Hadza: Ancient African tribe that relied on hunting for over 10,000 years to date
The Hadza are a Rift Valley indigenous ethnic group who live around Lake Eyasi. They are descended from Tanzania’s aboriginal hunter-gatherers, and they have lived on the same area for thousands of years.
The Hadza are one of the world’s last hunting-gathering cultures. The Hadza’s manner of life has remained almost unchanged.
The Hadza Tribe of Hazdabe is considered to be one of the world’s oldest tribes.
Historians believe Hadza ancestors broke away from other early human groups.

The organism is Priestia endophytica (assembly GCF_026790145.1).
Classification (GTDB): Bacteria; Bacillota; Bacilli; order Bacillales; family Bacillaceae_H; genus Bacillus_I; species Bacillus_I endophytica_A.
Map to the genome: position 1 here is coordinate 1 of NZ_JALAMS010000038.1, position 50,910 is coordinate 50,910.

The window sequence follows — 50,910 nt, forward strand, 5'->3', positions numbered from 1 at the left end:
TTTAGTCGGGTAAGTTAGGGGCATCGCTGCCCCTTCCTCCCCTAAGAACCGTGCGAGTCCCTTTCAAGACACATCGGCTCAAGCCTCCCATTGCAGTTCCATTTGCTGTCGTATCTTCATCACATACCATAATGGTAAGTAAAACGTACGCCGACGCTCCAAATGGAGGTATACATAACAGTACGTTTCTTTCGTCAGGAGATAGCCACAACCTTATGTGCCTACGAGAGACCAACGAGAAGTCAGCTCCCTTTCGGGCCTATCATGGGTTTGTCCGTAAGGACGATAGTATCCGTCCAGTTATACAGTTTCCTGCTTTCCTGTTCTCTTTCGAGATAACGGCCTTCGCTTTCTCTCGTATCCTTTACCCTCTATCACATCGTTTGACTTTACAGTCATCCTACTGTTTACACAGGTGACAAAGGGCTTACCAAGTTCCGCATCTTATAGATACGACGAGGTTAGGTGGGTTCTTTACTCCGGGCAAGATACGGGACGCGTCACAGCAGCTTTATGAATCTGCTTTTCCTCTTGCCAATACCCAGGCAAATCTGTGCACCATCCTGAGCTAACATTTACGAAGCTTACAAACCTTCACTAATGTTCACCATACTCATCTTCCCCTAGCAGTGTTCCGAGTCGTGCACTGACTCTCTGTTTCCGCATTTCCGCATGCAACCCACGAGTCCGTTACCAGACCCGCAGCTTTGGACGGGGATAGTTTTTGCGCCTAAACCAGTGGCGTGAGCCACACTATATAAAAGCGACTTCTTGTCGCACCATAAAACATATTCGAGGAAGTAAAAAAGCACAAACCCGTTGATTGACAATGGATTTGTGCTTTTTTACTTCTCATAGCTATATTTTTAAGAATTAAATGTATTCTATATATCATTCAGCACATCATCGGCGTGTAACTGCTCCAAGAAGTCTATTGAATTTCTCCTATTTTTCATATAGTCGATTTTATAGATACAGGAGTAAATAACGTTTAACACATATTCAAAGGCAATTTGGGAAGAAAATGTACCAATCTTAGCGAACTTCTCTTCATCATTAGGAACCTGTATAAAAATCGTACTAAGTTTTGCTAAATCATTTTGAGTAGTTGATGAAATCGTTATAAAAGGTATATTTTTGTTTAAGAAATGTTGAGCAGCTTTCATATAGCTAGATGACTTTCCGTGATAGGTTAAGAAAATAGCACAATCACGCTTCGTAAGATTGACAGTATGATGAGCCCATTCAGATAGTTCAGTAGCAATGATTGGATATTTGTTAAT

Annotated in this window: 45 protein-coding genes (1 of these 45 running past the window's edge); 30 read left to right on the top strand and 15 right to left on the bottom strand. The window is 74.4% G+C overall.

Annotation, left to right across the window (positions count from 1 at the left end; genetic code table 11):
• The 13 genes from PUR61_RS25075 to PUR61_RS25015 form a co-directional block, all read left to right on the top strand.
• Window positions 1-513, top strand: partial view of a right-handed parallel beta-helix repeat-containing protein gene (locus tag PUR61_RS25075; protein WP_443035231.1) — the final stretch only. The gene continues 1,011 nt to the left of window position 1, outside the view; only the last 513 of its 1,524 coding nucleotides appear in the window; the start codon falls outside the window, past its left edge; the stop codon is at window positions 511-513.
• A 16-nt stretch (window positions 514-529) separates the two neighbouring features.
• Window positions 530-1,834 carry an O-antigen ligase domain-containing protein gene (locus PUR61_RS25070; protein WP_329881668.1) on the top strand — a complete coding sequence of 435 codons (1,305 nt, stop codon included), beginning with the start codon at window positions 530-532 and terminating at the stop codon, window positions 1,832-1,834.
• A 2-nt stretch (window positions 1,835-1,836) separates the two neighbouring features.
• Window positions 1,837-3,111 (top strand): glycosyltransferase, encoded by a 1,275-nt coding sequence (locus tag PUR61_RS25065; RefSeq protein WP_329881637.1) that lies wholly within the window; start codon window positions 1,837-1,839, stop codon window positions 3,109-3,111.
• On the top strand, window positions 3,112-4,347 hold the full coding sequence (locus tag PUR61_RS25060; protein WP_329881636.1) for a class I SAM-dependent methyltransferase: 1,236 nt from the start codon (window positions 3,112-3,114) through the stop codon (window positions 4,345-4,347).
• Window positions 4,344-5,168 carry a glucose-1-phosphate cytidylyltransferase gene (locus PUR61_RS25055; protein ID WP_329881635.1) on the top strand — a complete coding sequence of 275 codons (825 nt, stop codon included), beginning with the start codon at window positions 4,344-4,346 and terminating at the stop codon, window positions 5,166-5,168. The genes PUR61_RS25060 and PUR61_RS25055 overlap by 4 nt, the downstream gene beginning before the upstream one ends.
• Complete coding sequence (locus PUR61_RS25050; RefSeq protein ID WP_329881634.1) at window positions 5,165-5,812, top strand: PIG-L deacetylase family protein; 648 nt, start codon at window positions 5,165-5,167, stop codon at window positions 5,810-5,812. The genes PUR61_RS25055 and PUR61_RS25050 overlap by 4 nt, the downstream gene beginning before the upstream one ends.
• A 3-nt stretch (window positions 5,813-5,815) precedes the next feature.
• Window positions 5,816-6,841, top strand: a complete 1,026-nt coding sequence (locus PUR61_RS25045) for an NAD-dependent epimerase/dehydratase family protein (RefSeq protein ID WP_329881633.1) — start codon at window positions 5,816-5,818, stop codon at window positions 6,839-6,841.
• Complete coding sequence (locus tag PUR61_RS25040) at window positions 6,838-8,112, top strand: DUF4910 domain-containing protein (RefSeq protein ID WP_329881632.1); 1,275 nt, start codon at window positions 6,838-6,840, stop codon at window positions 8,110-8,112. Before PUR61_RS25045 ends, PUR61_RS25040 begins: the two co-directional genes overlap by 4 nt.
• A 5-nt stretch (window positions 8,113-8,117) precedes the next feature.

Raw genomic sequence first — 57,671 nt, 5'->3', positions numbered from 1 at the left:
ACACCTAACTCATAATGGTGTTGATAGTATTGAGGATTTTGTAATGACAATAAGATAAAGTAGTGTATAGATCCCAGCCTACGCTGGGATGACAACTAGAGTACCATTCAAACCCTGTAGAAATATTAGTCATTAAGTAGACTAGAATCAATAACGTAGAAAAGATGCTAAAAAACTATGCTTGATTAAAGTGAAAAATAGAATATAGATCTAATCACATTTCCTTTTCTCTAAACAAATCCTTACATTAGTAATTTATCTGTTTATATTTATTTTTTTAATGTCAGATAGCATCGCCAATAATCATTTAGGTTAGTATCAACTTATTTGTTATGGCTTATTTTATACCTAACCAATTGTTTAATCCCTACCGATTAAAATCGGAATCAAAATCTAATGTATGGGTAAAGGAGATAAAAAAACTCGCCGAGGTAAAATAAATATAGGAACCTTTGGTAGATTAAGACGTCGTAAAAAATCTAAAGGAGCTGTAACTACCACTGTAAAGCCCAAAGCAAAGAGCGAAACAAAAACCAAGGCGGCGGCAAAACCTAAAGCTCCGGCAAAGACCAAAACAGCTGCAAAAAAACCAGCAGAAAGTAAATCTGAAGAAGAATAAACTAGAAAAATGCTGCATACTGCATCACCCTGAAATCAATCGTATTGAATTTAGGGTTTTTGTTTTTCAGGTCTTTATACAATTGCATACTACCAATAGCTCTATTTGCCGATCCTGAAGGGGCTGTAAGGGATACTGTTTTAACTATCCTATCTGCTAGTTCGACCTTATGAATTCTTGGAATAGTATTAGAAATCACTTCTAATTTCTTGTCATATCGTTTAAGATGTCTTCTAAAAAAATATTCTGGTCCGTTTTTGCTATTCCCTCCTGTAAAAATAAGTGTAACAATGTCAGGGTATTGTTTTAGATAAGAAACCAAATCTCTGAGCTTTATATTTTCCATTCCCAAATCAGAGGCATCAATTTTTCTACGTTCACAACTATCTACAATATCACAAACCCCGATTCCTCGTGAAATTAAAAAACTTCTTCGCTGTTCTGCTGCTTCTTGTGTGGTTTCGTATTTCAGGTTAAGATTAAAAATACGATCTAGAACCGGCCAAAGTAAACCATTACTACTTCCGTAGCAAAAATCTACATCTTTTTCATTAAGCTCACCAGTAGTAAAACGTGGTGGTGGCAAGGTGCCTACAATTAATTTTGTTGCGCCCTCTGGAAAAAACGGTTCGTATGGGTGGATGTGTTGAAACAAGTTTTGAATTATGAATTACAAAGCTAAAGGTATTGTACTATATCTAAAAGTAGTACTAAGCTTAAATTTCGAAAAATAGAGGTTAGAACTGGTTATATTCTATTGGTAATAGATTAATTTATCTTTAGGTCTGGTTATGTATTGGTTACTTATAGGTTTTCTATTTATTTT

Because they do not have permanent residences, the Hadza Tribe, unlike any other tribe, does not keep livestock or grow crops.
The Hadza people have relied on hunting for survival for the past 10,000 years, their customs and way of life have remained unchanged. Hadza people use a click language to communicate with one another.
The Hadza people now live in Tanzania, in their ancient homeland, adjacent to an archaeological site where the oldest fossil evidence of early humans were discovered.